With rich fall color that lasts for many weeks, beautiful bark, red winter flowers and burgundy new growth in spring it was the perfect tree to replace an old madrone, adding height as well as four season interest.

The new trellises

The new trellises completely change the whole look and feel of the back garden. Using cedar and recycled metal panels they have created unique focal points. Whereas the old arbors seemed dark and heavy these are light and airy. The addition of the rusted metal panels lends a modern touch without appearing too contemporary.

BEFORE

BEFORE

AFTER

AFTER

The metal panels were found at a local architectural salvage yard and the cedar frame designed around it to fit the space. (No, I do not have any formal plans for this design – the napkin has long since been thrown away!)

The unusual flowers of Cathedral Gem sausage vine

The unusual flowers of Cathedral Gem sausage vine

Such structures deserved a special vine yet there aren’t a lot of options for evergreen vines which bloom in the shade. I was excited therefore to hear about Cathedral Gem sausage vine (Holboellia coriacea) introduced as part of the Dan Hinkley collection in 2011 by Monrovia. This beauty has fragrant white flowers in late winter and early spring, thrives in the shade and is hardy to zone 6. Of course as luck would have it, none were available locally and I needed four! Monrovia went out of their way to help me and the owner of Sunnyside Nursery in Marysville, WA generously agreed to let me tag these onto his order so I could have them in time. Great team work – thank you!

Heuchera Tiramisu foliage perennial plant with leaves in amber shades of gold, yellow, orange, bronze, red

Heuchera Tiramisu marries the golden yellow and amber shades. Photo credit: Monrovia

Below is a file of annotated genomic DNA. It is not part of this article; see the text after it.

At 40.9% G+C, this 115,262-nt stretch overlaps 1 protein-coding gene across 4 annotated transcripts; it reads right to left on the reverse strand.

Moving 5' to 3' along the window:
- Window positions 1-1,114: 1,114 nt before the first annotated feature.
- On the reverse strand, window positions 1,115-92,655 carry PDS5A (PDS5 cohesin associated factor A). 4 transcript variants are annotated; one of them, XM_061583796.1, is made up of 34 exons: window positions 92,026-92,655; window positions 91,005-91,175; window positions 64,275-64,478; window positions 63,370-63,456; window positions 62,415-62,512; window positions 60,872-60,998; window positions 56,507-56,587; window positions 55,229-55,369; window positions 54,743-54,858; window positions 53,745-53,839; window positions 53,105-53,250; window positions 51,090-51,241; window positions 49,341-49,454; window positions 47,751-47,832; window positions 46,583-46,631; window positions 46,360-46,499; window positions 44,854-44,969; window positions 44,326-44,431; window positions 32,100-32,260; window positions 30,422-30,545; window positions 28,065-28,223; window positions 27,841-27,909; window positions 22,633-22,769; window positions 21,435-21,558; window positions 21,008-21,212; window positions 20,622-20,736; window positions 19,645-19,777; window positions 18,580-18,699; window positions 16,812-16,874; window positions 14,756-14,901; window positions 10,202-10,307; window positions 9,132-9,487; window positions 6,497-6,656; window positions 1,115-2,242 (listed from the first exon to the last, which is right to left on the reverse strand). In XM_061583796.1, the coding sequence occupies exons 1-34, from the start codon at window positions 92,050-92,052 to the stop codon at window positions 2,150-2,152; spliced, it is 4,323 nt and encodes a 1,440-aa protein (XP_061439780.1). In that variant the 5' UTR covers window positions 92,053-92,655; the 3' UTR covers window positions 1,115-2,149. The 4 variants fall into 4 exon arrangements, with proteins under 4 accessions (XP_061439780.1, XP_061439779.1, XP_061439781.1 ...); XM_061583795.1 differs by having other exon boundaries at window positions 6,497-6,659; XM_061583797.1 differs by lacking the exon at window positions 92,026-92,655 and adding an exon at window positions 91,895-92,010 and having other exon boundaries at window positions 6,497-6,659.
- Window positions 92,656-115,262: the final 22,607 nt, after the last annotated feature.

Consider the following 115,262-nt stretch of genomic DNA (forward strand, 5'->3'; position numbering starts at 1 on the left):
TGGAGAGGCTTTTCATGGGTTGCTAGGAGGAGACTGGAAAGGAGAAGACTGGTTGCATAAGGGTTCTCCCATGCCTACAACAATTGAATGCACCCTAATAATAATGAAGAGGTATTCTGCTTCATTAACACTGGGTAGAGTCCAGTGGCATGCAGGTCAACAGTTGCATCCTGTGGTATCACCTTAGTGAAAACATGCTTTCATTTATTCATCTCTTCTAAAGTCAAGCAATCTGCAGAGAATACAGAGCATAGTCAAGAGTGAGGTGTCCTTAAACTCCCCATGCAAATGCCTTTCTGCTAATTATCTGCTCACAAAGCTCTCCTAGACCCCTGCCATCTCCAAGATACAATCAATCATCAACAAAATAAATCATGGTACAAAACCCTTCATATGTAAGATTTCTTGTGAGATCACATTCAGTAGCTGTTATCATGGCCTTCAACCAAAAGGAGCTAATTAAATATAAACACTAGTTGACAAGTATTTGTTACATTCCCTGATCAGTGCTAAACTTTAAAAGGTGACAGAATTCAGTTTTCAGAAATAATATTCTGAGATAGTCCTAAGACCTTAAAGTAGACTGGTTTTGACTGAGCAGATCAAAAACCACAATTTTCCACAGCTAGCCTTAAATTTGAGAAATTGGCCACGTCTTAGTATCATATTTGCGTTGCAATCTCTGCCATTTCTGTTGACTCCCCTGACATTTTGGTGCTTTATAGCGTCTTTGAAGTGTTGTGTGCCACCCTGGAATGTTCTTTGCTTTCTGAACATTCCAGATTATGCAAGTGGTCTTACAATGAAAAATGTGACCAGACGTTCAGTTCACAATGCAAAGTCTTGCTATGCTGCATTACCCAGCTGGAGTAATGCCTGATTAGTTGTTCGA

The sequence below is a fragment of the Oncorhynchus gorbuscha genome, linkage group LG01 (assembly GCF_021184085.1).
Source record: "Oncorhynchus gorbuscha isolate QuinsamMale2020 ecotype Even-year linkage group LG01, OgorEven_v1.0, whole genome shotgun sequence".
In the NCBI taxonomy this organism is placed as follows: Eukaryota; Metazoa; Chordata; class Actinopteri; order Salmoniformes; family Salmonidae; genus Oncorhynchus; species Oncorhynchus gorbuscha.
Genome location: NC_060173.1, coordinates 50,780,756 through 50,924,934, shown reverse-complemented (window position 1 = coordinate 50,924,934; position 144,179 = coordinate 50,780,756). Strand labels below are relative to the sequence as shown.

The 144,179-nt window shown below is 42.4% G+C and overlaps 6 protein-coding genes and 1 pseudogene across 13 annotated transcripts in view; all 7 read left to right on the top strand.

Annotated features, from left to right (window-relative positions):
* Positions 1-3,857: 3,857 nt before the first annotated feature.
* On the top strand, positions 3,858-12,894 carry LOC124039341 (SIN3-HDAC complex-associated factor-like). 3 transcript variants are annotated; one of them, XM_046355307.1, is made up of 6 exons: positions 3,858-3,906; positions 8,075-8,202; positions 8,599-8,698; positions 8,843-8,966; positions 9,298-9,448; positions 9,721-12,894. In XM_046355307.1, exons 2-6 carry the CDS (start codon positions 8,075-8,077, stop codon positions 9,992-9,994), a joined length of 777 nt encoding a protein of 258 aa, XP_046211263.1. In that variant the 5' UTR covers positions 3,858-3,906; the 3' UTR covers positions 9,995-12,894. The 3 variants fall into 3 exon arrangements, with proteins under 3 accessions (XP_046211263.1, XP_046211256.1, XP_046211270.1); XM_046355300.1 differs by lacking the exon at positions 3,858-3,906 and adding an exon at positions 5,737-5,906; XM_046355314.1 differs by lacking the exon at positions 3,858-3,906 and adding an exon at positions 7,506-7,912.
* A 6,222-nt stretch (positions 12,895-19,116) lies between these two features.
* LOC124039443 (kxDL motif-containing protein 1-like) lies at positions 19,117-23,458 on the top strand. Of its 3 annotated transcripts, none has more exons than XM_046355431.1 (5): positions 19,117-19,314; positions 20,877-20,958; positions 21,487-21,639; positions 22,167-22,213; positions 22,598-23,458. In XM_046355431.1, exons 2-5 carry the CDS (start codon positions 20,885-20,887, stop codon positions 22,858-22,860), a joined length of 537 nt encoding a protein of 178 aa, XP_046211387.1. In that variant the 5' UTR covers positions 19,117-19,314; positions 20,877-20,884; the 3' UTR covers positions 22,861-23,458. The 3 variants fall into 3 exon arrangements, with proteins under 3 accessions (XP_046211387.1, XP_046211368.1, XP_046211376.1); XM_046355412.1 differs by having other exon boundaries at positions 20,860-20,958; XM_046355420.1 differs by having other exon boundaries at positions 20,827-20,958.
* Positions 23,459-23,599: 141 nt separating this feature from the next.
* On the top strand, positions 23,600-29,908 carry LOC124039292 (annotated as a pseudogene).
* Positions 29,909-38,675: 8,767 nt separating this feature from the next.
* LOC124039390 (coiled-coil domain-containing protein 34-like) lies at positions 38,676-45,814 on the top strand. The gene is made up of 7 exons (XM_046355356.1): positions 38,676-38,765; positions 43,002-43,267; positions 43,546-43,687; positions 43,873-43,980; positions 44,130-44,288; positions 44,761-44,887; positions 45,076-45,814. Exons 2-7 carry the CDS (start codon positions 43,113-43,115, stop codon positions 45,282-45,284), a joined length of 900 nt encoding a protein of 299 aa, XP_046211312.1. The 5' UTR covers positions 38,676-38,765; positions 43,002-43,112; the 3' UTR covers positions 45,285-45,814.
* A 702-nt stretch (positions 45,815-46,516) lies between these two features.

To add sparkle and color under each of these I selected the golden leaved  Tiramisu heuchera to partner with Pink Frost hellebore ( a favorite of the homeowner) and the transplanted black mondo grass (Ophiopogon planiscapus ‘Nigrescens’) for a totally evergreen, modern combination.

Sweet Tea heucherella mingling with aucuba

Sweet Tea heucherella mingling with aucuba

Being mindful of the request for color I also added clusters of the richly colored Sweet Tea heucherella under the camellias. These large, bushy, evergreen perennials contrast well with the glossy camellia foliage while their deep red veins will form a subtle color echo with the camellia blooms. Sweet Tea also blooms for months creating a delicate frothy appearance as their tiny white flowers dance on slender stems.

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L to R: Japanese forest grass, Pink Frost hellebore, black mondo grass

The final detail was to simply add more of the Japanese forest grass (Hakonechloa macra ‘Aureola’) to complete a sense of rhythm along the entire border length.

Finishing Touches

Clusters of container gardens planted in a similar plant and color palette added to the sense of unity while offering additional seasonal color.

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The end result was fresh, colorful and interesting. Although new plants were added the look wasn’t fussy or over-planted but rather clean lined and tidy. It made sense.

Don’t be afraid of tackling the renovation of a mature garden border. Work with a designer to create a master plan and bring new life to your outdated space.